DHS Considers Eavesdropping Tech for Spy Drones on Border

Future Tense
The Citizen's Guide to the Future
March 1 2013 5:49 PM

DHS Considers Eavesdropping Tech for Spy Drones on Border

A Predator Drone prepares for flight.

Photo by Deb Smith/U.S. Air Force/Getty Images

If you live in Texas or Arizona, chances are a Predator drone is soaring somewhere nearby as part of border surveillance efforts. But could the controversial eyes in the sky also soon have an ear on the ground?

Ryan Gallagher Ryan Gallagher

Ryan Gallagher is a journalist who reports on surveillance, security, and civil liberties.

Newly released documents, obtained by the Electronic Privacy Information Center, have revealed a series of small but significant details contained in Department of Homeland Security drone contracts. Among them is a requirement for a “signals interception receiver,” which is a type of kit designed to suck up cell phone and radio communications as they are being transmitted. A 2010 DHS “performance specification” document mentions how “communication relay and interception” are best performed by drones as an alternative to “sensors mounted in airships, aerostats, towers, and manned aircraft”—though it says the capability remains untested in the field.


EPIC, which obtained the documents after filing a Freedom of Information Act request, says it is now concerned about how electronic surveillance of communications could be conducted by DHS Customs and Border Patrol Agency drones to indiscriminately snoop on calls. “This raises questions about compliance with federal privacy laws and the scope of surveillance," Ginger McCall, director of EPIC’s open government project, said in an email.

Michael Friel, a CBP spokesman, said that the agency currently was “not deploying signals interception capabilities on its [drone] fleet.” However, because the aircraft have a long anticipated lifespan, an eavesdropping capability is being considered by the agency for future deployment. According to Friel, any use of signals surveillance gear on border drones would be implemented in line with “civil rights/civil liberties and privacy interests and in a manner consistent with the law and long standing law enforcement practices.”

Back in 2008, Predator drones used for combat overseas were kitted out with sensors for “signals intelligence.” But the prospect of drones used domestically for eavesdropping is a far more contentious issue, even if only conducted at the border. The government has argued that the border in fact extends 100 miles inland and is exempt from the search and seizure protections of the Fourth Amendment, meaning it would be legally easier for border drones to scoop up communications from anyone in the area without a warrant.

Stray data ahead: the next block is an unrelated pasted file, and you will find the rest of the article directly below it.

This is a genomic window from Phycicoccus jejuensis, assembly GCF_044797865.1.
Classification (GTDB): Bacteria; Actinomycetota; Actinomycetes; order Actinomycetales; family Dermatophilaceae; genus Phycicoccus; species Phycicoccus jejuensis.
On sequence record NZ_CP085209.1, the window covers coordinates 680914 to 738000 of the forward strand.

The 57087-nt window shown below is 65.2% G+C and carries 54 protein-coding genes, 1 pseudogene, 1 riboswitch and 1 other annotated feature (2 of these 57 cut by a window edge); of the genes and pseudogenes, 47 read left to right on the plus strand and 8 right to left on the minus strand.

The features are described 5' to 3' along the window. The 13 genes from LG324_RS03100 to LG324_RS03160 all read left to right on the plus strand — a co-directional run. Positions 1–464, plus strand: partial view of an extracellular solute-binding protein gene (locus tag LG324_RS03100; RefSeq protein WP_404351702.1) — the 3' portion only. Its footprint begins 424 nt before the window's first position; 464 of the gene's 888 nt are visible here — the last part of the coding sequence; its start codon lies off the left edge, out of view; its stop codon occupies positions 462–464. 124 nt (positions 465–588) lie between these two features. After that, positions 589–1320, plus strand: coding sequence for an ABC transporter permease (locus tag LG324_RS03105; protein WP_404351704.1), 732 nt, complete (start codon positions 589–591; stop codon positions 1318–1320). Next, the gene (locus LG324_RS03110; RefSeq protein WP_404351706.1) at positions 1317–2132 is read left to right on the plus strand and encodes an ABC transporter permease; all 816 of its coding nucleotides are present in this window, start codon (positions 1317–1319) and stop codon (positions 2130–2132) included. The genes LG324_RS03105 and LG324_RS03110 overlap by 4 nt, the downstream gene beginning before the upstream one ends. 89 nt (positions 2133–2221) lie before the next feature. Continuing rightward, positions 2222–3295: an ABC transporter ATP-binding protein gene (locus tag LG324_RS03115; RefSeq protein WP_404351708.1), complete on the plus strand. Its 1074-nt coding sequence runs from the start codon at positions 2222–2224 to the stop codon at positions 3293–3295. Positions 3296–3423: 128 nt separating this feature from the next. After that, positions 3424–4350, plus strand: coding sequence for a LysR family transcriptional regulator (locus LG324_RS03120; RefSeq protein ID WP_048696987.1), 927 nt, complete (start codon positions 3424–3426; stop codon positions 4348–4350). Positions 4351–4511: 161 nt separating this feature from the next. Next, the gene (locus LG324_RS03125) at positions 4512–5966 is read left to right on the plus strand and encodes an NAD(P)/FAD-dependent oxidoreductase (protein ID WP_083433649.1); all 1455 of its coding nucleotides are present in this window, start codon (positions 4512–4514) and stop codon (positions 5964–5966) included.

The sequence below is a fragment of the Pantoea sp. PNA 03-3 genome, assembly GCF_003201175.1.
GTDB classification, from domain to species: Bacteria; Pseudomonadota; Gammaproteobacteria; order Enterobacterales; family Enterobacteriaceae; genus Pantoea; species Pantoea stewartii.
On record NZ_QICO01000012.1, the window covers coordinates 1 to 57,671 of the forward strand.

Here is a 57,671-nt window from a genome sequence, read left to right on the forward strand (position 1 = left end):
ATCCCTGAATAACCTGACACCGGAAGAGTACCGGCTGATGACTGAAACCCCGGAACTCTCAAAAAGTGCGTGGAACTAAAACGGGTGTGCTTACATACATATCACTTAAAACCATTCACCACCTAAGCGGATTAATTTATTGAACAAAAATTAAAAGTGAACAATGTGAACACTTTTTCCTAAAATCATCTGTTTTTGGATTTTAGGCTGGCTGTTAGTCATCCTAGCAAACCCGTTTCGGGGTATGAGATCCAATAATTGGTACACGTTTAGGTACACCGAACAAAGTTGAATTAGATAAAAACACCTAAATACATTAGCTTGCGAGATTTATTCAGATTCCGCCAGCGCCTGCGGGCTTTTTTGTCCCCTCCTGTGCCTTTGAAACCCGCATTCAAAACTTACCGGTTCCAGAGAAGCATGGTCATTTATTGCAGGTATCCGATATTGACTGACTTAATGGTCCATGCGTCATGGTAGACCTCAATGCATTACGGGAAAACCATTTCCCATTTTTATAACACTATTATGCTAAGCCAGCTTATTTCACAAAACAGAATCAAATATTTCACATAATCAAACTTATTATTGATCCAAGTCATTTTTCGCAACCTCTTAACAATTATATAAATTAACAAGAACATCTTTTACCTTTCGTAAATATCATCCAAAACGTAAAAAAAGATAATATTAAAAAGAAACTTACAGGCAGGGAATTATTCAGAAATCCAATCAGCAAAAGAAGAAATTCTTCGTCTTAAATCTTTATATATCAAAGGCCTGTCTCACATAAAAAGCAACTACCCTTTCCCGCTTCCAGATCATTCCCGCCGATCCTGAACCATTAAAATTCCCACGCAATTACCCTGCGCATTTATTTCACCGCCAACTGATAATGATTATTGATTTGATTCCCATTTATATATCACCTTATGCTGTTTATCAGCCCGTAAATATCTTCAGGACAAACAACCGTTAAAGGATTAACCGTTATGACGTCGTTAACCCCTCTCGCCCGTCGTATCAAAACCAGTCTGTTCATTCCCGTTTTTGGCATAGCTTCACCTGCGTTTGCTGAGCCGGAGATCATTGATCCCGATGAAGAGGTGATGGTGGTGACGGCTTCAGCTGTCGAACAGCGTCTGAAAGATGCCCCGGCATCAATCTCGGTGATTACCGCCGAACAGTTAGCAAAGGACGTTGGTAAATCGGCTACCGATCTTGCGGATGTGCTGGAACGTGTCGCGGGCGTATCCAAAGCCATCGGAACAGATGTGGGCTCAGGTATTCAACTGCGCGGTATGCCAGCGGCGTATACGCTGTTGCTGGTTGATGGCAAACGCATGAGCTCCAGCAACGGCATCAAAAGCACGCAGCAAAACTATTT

CBP currently has 10 Predator drones, equipped with sensors and day-and-night cameras, flown in states including Arizona and Texas as part of efforts to secure the border. If the agency tries to implement eavesdropping drones, though, you can expect a strong backlash from privacy groups. There is already widespread opposition to the unmanned aircraft being used for law enforcement across the United States, and it’s spreading. Last month, Charlottesville, VA., became the first city in the country to reject drones outright. A resolution reportedly passed by the city’s council supports a two-year ban on drone use and prohibits city entities from purchasing them.

Future Tense is a partnership of SlateNew America, and Arizona State University.


Justice Ginsburg’s Crucial Dissent in the Texas Voter ID Case

Even When They Go to College, the Poor Sometimes Stay Poor

Here’s Just How Far a Southern Woman May Have to Drive to Get an Abortion

The Most Ingenious Teaching Device Ever Invented

Marvel’s Civil War Is a Far-Right Paranoid Fantasy

It’s also a mess. Can the movies do better?


Sprawl, Decadence, and Environmental Ruin in Nevada

Space: The Next Generation

An All-Female Mission to Mars

As a NASA guinea pig, I verified that women would be cheaper to launch than men.

Watching Netflix in Bed. Hanging Bananas. Is There Anything These Hooks Can’t Solve?

The Procedural Rule That Could Prevent Gay Marriage From Reaching SCOTUS Again

  News & Politics
Oct. 20 2014 3:53 PM Smash and Grab Will competitive Senate contests in Kansas and South Dakota lead to more late-breaking races in future elections?
Oct. 20 2014 5:39 PM Whole Foods Desperately Wants Customers to Feel Warm and Fuzzy Again
Oct. 20 2014 3:16 PM The Catholic Church Is Changing, and Celibate Gays Are Leading the Way
  Double X
The XX Factor
Oct. 20 2014 1:10 PM Women Are Still Losing Jobs for Getting Pregnant
  Slate Plus
Tv Club
Oct. 20 2014 7:15 AM The Slate Doctor Who Podcast: Episode 9 A spoiler-filled discussion of "Flatline."
Brow Beat
Oct. 20 2014 5:03 PM Marcel the Shell Is Back and as Endearing as Ever
Future Tense
Oct. 20 2014 4:59 PM Canadian Town Cancels Outdoor Halloween Because Polar Bears
  Health & Science
Medical Examiner
Oct. 20 2014 11:46 AM Is Anybody Watching My Do-Gooding? The difference between being a hero and being an altruist.
Sports Nut
Oct. 20 2014 5:09 PM Keepaway, on Three. Ready—Break! On his record-breaking touchdown pass, Peyton Manning couldn’t even leave the celebration to chance.